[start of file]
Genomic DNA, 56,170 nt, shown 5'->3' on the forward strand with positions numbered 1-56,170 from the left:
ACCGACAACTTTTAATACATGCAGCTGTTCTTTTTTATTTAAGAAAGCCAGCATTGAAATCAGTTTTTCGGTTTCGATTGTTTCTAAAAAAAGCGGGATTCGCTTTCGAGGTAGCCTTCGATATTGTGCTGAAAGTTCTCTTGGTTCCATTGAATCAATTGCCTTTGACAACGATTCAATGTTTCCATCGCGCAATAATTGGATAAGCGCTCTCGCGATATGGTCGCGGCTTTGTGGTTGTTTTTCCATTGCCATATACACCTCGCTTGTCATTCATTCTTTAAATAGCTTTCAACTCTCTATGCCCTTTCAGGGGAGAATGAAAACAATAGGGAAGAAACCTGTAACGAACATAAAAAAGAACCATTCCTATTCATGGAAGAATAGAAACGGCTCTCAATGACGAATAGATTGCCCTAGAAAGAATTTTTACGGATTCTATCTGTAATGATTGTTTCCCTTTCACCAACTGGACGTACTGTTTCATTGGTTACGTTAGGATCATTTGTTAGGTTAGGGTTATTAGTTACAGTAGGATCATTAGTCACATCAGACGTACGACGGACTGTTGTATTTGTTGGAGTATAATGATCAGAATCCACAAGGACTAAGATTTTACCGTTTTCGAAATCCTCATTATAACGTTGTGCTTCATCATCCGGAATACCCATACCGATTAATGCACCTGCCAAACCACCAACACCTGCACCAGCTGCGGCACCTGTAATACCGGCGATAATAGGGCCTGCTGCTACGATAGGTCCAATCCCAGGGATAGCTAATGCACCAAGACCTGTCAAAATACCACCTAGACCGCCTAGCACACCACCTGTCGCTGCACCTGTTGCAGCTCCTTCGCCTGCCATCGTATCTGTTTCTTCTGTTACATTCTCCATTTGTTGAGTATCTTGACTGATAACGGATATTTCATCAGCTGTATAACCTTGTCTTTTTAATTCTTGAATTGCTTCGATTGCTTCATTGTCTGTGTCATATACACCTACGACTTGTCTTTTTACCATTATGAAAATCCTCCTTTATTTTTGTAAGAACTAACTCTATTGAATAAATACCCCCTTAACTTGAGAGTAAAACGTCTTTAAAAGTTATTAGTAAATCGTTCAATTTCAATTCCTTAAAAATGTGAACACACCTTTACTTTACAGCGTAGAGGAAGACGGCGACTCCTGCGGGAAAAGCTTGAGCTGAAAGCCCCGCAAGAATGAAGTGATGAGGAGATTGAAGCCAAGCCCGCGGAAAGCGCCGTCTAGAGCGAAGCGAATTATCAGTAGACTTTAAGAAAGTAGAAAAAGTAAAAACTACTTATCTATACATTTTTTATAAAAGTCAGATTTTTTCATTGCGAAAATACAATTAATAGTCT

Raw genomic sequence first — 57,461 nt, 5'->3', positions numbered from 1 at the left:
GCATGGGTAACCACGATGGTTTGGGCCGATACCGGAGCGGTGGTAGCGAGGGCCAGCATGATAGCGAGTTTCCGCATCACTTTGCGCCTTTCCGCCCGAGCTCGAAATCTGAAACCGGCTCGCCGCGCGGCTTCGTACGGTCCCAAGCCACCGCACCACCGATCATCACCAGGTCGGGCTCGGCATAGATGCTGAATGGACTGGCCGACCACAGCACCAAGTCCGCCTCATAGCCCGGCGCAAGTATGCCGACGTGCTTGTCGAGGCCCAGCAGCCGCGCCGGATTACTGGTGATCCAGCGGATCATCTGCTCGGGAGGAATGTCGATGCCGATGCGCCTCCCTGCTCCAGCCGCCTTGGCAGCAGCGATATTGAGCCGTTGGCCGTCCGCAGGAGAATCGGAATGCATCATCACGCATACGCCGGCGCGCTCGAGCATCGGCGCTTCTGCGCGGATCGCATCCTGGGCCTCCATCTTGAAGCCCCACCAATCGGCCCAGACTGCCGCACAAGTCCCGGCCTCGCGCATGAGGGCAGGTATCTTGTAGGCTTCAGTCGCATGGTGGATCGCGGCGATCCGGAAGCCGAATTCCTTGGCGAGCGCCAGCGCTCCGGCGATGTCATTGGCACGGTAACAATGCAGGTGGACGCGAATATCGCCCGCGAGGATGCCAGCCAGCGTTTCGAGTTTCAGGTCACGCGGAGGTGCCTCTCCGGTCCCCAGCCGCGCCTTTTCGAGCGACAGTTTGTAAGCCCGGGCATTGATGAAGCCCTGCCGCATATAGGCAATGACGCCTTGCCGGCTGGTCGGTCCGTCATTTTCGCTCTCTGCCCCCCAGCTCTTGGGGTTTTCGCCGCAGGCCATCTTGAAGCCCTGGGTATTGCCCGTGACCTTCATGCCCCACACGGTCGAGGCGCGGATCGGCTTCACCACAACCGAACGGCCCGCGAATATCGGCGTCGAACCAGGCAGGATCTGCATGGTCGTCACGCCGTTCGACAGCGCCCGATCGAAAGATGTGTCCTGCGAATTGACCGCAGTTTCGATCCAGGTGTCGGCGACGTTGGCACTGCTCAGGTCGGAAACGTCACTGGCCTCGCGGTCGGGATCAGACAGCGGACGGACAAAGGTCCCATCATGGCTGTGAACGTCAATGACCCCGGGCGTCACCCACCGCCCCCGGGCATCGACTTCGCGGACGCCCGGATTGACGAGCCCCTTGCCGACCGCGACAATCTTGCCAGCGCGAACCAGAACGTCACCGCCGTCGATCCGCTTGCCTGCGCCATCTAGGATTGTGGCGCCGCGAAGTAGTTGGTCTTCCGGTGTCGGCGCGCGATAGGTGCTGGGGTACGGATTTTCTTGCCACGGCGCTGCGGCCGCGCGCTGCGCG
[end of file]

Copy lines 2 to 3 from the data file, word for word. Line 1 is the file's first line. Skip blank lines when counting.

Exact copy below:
ACCGACAACTTTTAATACATGCAGCTGTTCTTTTTTATTTAAGAAAGCCAGCATTGAAATCAGTTTTTCGGTTTCGATTGTTTCTAAAAAAAGCGGGATTCGCTTTCGAGGTAGCCTTCGATATTGTGCTGAAAGTTCTCTTGGTTCCATTGAATCAATTGCCTTTGACAACGATTCAATGTTTCCATCGCGCAATAATTGGATAAGCGCTCTCGCGATATGGTCGCGGCTTTGTGGTTGTTTTTCCATTGCCATATACACCTCGCTTGTCATTCATTCTTTAAATAGCTTTCAACTCTCTATGCCCTTTCAGGGGAGAATGAAAACAATAGGGAAGAAACCTGTAACGAACATAAAAAAGAACCATTCCTATTCATGGAAGAATAGAAACGGCTCTCAATGACGAATAGATTGCCCTAGAAAGAATTTTTACGGATTCTATCTGTAATGATTGTTTCCCTTTCACCAACTGGACGTACTGTTTCATTGGTTACGTTAGGATCATTTGTTAGGTTAGGGTTATTAGTTACAGTAGGATCATTAGTCACATCAGACGTACGACGGACTGTTGTATTTGTTGGAGTATAATGATCAGAATCCACAAGGACTAAGATTTTACCGTTTTCGAAATCCTCATTATAACGTTGTGCTTCATCATCCGGAATACCCATACCGATTAATGCACCTGCCAAACCACCAACACCTGCACCAGCTGCGGCACCTGTAATACCGGCGATAATAGGGCCTGCTGCTACGATAGGTCCAATCCCAGGGATAGCTAATGCACCAAGACCTGTCAAAATACCACCTAGACCGCCTAGCACACCACCTGTCGCTGCACCTGTTGCAGCTCCTTCGCCTGCCATCGTATCTGTTTCTTCTGTTACATTCTCCATTTGTTGAGTATCTTGACTGATAACGGATATTTCATCAGCTGTATAACCTTGTCTTTTTAATTCTTGAATTGCTTCGATTGCTTCATTGTCTGTGTCATATACACCTACGACTTGTCTTTTTACCATTATGAAAATCCTCCTTTATTTTTGTAAGAACTAACTCTATTGAATAAATACCCCCTTAACTTGAGAGTAAAACGTCTTTAAAAGTTATTAGTAAATCGTTCAATTTCAATTCCTTAAAAATGTGAACACACCTTTACTTTACAGCGTAGAGGAAGACGGCGACTCCTGCGGGAAAAGCTTGAGCTGAAAGCCCCGCAAGAATGAAGTGATGAGGAGATTGAAGCCAAGCCCGCGGAAAGCGCCGTCTAGAGCGAAGCGAATTATCAGTAGACTTTAAGAAAGTAGAAAAAGTAAAAACTACTTATCTATACATTTTTTATAAAAGTCAGATTTTTTCATTGCGAAAATACAATTAATAGTCT

Raw genomic sequence first — 57,461 nt, 5'->3', positions numbered from 1 at the left: